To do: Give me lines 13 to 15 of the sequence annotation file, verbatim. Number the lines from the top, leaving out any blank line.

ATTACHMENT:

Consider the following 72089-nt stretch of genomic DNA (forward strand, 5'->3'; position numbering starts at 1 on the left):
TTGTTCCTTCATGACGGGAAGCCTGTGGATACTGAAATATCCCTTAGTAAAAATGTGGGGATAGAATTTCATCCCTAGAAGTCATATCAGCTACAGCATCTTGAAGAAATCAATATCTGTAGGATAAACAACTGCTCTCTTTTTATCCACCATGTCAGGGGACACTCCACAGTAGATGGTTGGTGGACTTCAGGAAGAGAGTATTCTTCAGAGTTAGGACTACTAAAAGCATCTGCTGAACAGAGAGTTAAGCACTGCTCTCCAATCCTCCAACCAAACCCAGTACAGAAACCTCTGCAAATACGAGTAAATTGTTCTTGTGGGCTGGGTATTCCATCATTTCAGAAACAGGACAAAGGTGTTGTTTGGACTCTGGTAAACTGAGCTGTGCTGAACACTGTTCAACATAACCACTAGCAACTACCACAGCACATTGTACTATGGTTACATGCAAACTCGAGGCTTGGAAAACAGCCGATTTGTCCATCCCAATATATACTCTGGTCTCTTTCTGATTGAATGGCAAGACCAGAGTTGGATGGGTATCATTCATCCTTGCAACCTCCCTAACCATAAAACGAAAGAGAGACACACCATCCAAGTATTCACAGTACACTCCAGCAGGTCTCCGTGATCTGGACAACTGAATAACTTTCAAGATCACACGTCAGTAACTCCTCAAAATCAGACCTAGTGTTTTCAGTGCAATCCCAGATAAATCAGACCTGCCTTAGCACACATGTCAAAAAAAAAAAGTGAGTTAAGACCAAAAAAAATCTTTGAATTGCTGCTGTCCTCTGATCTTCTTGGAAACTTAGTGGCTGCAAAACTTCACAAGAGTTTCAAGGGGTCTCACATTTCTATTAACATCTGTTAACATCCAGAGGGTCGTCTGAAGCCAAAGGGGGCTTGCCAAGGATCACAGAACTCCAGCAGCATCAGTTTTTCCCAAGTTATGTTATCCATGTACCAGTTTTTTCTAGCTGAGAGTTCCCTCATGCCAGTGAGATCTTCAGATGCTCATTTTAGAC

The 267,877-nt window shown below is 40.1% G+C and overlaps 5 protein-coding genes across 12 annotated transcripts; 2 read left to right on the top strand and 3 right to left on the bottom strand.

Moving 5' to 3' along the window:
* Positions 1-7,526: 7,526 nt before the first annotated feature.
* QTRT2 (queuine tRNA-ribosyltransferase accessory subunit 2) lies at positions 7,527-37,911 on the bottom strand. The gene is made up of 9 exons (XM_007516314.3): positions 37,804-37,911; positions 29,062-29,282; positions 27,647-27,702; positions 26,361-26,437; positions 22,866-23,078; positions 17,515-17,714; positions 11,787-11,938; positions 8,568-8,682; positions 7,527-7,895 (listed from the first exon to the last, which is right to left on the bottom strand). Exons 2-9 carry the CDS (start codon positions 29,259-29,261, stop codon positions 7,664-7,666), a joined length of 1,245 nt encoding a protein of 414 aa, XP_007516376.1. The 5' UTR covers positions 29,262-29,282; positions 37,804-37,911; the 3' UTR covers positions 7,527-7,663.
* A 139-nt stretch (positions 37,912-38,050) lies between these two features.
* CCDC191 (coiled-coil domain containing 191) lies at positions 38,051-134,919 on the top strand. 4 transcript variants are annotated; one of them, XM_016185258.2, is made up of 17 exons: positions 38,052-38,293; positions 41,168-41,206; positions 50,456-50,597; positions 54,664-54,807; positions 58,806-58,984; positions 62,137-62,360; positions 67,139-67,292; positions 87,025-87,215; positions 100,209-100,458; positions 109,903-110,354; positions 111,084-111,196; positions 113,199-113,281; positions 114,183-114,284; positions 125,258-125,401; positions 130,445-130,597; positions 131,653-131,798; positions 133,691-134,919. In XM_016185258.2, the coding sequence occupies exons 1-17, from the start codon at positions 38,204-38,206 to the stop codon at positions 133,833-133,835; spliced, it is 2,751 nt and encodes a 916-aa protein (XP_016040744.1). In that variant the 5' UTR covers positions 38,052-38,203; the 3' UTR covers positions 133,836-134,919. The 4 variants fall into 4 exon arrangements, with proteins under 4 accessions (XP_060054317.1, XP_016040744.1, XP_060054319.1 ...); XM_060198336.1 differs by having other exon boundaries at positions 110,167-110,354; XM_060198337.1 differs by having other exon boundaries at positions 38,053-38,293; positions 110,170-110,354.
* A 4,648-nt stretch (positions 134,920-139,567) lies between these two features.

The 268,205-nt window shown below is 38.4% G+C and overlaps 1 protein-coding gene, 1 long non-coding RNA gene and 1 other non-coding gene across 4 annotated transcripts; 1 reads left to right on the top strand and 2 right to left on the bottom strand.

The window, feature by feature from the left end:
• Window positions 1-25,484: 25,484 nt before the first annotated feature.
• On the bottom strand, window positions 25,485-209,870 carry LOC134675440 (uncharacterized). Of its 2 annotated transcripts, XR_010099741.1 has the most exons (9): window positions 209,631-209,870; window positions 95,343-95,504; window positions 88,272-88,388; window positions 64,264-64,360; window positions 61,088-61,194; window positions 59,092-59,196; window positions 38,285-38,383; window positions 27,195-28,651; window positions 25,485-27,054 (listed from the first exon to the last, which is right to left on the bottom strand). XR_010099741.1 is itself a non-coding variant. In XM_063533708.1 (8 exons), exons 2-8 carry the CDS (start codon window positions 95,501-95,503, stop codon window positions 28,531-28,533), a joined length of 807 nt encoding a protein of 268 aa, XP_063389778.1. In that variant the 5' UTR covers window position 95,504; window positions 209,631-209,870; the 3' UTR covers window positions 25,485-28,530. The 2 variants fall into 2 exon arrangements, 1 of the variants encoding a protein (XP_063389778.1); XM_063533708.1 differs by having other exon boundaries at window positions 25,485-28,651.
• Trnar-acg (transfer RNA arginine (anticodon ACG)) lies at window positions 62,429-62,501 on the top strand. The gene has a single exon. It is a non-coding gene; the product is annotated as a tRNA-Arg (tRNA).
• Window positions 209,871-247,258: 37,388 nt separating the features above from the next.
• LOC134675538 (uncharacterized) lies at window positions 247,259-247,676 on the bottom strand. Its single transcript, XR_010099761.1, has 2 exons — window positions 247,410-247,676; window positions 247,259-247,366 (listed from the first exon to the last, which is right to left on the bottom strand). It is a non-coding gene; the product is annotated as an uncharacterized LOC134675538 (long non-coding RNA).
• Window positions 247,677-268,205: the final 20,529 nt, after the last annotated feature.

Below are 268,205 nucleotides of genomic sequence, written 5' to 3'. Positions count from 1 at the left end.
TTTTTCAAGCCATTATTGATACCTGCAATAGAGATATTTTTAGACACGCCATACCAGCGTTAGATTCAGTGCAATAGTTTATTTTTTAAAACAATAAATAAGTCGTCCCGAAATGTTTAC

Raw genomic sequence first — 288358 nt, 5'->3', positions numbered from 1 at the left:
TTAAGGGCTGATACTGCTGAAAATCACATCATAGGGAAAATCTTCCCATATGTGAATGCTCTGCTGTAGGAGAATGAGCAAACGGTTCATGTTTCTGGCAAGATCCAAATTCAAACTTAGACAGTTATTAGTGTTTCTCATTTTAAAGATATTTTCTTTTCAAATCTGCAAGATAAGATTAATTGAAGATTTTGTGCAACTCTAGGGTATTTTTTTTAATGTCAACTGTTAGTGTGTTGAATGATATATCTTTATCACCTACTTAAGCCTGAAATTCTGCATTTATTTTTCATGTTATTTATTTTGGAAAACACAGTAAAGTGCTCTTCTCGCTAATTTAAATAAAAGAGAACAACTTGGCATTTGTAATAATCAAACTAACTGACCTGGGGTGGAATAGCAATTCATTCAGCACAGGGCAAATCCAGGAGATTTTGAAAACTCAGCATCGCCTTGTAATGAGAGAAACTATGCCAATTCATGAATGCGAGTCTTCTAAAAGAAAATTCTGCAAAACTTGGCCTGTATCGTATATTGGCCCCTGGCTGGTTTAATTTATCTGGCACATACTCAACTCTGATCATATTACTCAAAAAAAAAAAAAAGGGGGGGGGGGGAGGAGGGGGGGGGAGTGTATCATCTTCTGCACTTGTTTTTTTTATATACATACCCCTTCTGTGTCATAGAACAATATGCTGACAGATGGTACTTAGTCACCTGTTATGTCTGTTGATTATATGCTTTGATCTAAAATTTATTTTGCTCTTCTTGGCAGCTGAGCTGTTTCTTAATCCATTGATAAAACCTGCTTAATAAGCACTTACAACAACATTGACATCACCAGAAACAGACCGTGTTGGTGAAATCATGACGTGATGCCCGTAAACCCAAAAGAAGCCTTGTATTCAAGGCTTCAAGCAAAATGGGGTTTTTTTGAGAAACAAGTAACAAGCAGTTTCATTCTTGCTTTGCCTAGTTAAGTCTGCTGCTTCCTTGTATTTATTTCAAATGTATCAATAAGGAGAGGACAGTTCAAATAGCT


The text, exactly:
• On the bottom strand, window positions 25,485-209,870 carry LOC134675440 (uncharacterized). Of its 2 annotated transcripts, XR_010099741.1 has the most exons (9): window positions 209,631-209,870; window positions 95,343-95,504; window positions 88,272-88,388; window positions 64,264-64,360; window positions 61,088-61,194; window positions 59,092-59,196; window positions 38,285-38,383; window positions 27,195-28,651; window positions 25,485-27,054 (listed from the first exon to the last, which is right to left on the bottom strand). XR_010099741.1 is itself a non-coding variant. In XM_063533708.1 (8 exons), exons 2-8 carry the CDS (start codon window positions 95,501-95,503, stop codon window positions 28,531-28,533), a joined length of 807 nt encoding a protein of 268 aa, XP_063389778.1. In that variant the 5' UTR covers window position 95,504; window positions 209,631-209,870; the 3' UTR covers window positions 25,485-28,530. The 2 variants fall into 2 exon arrangements, 1 of the variants encoding a protein (XP_063389778.1); XM_063533708.1 differs by having other exon boundaries at window positions 25,485-28,651.
• Trnar-acg (transfer RNA arginine (anticodon ACG)) lies at window positions 62,429-62,501 on the top strand. The gene has a single exon. It is a non-coding gene; the product is annotated as a tRNA-Arg (tRNA).
• Window positions 209,871-247,258: 37,388 nt separating the features above from the next.